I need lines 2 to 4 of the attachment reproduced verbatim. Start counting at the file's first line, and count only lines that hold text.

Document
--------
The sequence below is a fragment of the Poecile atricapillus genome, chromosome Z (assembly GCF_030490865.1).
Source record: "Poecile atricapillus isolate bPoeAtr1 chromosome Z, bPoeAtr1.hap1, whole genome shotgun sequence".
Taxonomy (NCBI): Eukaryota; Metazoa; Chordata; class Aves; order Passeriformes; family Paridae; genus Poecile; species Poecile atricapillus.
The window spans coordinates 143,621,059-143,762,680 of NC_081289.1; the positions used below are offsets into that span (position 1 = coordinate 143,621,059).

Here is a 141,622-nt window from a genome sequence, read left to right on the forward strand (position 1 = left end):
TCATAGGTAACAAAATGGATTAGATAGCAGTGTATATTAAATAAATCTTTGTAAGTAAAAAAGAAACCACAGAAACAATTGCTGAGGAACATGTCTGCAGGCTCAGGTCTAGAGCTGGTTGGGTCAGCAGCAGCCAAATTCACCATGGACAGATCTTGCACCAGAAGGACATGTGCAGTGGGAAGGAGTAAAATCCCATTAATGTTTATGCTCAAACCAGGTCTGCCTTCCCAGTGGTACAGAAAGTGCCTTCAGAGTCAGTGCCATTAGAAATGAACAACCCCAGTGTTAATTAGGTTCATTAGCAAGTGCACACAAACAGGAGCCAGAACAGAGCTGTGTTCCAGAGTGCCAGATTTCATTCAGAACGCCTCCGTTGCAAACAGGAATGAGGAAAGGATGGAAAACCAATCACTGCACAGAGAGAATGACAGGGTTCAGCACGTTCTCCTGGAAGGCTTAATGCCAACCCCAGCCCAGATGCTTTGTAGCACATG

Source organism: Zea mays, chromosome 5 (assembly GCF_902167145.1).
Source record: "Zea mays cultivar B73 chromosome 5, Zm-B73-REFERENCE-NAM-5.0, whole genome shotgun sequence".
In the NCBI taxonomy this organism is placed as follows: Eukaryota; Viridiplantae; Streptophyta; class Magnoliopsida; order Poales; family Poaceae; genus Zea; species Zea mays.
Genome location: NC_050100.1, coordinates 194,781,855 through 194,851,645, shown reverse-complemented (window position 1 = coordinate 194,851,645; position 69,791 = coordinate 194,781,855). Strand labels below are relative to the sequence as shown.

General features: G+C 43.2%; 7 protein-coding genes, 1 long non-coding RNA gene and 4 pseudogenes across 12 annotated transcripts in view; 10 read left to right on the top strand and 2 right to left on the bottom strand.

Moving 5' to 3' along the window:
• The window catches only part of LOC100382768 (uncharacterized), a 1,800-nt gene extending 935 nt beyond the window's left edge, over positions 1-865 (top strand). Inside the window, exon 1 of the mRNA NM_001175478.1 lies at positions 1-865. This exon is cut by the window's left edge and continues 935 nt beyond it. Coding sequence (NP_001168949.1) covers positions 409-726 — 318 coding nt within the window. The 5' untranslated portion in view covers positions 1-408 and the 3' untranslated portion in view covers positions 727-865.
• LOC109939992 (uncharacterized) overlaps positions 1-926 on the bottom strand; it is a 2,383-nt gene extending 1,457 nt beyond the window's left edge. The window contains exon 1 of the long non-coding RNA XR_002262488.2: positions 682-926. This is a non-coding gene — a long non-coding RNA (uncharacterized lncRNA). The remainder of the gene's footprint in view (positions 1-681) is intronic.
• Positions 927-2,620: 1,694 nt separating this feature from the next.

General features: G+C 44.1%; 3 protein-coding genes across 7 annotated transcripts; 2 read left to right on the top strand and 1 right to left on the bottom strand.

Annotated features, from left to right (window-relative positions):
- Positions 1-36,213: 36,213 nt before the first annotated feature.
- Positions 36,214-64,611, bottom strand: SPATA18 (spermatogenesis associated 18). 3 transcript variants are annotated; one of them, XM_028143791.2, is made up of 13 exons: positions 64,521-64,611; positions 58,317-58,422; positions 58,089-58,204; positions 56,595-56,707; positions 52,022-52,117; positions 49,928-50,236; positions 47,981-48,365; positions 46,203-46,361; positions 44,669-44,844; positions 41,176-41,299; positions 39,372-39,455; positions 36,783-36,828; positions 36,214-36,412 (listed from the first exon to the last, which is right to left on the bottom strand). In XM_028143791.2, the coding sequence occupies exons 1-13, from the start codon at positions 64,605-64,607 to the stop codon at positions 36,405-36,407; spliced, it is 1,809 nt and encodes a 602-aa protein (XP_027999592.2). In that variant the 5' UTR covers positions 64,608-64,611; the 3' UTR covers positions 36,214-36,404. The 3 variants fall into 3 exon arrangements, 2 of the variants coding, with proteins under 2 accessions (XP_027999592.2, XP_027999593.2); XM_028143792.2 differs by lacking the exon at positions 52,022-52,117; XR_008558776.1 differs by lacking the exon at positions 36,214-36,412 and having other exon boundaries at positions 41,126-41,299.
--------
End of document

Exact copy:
Source record: "Poecile atricapillus isolate bPoeAtr1 chromosome Z, bPoeAtr1.hap1, whole genome shotgun sequence".
Taxonomy (NCBI): Eukaryota; Metazoa; Chordata; class Aves; order Passeriformes; family Paridae; genus Poecile; species Poecile atricapillus.
The window spans coordinates 143,621,059-143,762,680 of NC_081289.1; the positions used below are offsets into that span (position 1 = coordinate 143,621,059).